Thinking About Going “Saltless” or “Sugarless”? Things You Should Consider
Craving for salt and sugar
If, like me, you’re either diabetic, overweight, or both, I’ll bet your doctor has told you on more than one occasion, “Reduce salt and stop using sugar.” While it’s easy to add avoiding adding sugar or sprinkling salt on our food, there are just too many places for salt and sugar to hide. Processed meats, cheeses, instant soups, Chinese takeaways, non-diet sodas, and even the simple, restaurant-made green leaf salads are prime suspects.
Salt, is a mystery spice. Salt, chemically known as sodium chloride, is one of those minerals that are both beneficial and toxic to life. Also known by its chemical nickname NaCl, salt in its various forms is actively sought after by living instincts. Everyone remembers laying out salt licks for migratory animals, especially during the winter months.
But there’s a dark side: Too much salt leads to fluid retention and, in some cases, death.
Salt has been valued since ancient times, either as a food additive or as a preservative. Meat was regularly salted for long ocean or caravan voyages between ancient peoples.
Our word for “money,” salary, derives from a Roman custom of paying their troops in salt rather than hard currency.
For most of us in these modern times, the foods we eat have been processed to contain salt. Accordingly, we tend to overindulge our bodies with salt. While it’s true that we need about 2.5 grams, or about 2500 mg, of salt daily for life, our modern foods usually give us more than we would without adding more salt.
Did you know that even salads served in restaurants are loaded with salt?
What do we use instead of salt?
We could switch to some form of salt substitute. There are a number of readily available salt substitutes on the market and almost all are based on some form of potassium chloride (KCl).
For most people, KCl means it stimulates our taste buds in a similar way to NaCl salt. The downside is that for a significant number of us, KCl leaves a bitter, metallic aftertaste.
Commercial formulations include “NoSalt”, pure KCl, NuSalt and mixtures of NaCl and KCl, “SoSalt”, a mixture of KCl and lysine. All of this is designed to stimulate our taste buds into believing we are tasting “salt”.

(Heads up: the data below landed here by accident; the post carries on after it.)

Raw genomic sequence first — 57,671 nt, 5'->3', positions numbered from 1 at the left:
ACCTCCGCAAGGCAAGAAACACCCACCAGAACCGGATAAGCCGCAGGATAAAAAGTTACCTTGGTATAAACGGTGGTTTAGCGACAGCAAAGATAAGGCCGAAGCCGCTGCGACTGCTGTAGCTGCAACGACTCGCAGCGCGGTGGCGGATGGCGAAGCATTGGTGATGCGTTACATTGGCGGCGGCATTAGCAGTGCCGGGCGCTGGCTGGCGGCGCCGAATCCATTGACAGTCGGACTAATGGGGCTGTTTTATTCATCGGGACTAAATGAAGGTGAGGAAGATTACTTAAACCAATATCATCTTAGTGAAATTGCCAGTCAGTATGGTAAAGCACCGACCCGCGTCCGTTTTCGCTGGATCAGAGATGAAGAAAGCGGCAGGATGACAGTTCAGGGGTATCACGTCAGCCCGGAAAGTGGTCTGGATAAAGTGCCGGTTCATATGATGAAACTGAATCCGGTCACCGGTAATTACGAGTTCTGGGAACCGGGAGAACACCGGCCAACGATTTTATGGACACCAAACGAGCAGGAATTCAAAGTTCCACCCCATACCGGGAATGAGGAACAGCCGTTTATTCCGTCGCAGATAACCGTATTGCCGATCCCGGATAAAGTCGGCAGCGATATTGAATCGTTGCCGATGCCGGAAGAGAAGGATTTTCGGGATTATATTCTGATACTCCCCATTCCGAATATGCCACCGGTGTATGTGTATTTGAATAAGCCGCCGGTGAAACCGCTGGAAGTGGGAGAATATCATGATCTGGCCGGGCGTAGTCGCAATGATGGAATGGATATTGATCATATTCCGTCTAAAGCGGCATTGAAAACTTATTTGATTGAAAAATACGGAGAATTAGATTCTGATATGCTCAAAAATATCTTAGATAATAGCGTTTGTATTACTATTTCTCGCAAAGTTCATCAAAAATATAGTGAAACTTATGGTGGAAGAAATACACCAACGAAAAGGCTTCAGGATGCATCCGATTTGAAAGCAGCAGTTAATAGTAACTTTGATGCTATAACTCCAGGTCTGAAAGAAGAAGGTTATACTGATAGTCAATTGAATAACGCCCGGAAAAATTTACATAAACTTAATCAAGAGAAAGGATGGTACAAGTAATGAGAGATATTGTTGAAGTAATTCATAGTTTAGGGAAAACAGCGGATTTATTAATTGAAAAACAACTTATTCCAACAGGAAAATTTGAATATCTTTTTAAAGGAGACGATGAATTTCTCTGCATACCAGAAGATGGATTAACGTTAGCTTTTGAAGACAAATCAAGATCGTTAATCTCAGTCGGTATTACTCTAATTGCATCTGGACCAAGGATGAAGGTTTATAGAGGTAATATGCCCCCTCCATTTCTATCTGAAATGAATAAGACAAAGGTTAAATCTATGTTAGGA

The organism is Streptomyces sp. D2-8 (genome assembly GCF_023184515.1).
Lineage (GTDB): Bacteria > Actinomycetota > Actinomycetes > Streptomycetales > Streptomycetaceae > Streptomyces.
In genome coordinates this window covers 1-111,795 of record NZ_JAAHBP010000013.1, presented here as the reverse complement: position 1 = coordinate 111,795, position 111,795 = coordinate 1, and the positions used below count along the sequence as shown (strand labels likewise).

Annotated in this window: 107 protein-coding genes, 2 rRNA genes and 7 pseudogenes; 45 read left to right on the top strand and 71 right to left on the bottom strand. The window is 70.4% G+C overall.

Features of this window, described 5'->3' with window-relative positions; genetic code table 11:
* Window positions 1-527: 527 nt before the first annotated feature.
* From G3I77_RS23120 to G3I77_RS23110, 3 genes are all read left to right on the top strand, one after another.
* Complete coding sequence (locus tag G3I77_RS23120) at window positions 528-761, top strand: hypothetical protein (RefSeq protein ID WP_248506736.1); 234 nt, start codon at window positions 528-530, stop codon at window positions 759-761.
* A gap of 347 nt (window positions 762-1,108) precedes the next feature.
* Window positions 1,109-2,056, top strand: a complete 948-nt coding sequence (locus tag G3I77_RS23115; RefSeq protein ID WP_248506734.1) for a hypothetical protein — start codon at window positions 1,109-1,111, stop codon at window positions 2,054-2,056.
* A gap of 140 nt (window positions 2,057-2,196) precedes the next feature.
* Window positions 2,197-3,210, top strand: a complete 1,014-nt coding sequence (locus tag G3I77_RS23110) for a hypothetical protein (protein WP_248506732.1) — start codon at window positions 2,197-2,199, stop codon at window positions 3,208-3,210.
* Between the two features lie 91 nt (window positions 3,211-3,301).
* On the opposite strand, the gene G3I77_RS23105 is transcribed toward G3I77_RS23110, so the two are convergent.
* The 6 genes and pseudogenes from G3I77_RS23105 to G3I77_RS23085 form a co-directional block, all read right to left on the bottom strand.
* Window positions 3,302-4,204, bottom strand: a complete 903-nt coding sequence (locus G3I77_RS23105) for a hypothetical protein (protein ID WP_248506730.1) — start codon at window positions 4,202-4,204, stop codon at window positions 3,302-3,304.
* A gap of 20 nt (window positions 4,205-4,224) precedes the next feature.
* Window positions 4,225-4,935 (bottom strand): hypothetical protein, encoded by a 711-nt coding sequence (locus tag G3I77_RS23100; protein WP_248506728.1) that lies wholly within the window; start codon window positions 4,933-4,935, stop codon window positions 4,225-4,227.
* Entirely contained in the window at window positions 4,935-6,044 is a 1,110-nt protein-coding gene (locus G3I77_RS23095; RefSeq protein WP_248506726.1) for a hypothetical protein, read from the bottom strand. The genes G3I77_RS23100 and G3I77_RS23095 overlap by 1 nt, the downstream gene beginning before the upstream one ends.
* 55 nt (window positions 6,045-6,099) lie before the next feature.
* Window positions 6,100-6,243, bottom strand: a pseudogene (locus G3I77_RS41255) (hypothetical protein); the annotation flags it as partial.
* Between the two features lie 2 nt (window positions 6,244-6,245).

But there are alternatives. If you go online you will find a multitude of articles describing alternatives to sodium chloride (NaCl), specifically herbs, citrus fruits and spices that also trick the body into believing it is encountering NaCl.
While this article doesn’t purport to be the be-all and end-all of salt substitutes, it does acknowledge that we get a lot of salt “naturally” through our processed foods.
Another disadvantage of using potassium chloride-based salt substitutes is that the body retains both NaCl and KCl. In the case of potassium, we can easily overdose on potassium and actually “poison” ourselves with too much potassium.
An overdose of potassium is called hyperkalemia.” Symptoms of hyperkalemia include muscle weakness, fatigue, tingling, or nausea, among others. Severe overdoses can lead to a slow heartbeat, weak pulse and severe drop in blood pressure. Other reported symptoms include stomach pain, general nausea, and diarrhea. Other symptoms include: tiredness or weakness, numbness or tingling, nausea or vomiting, difficulty breathing, chest pain, heart palpitations, or heart failure.
But how can we eliminate adding salt to our diet without also adding potassium? One of the most effective ways is to use a salt substitute, which is potassium-free but still stimulates our salivary glands just like salt.
We’ve already mentioned the more popular commercial salt substitutes: NoSalt, SoSalt, and the like. All of these types of products are different forms of potassium chloride.
As we’ve also discovered, most people don’t notice the difference in taste, a sour, metallic aftertaste.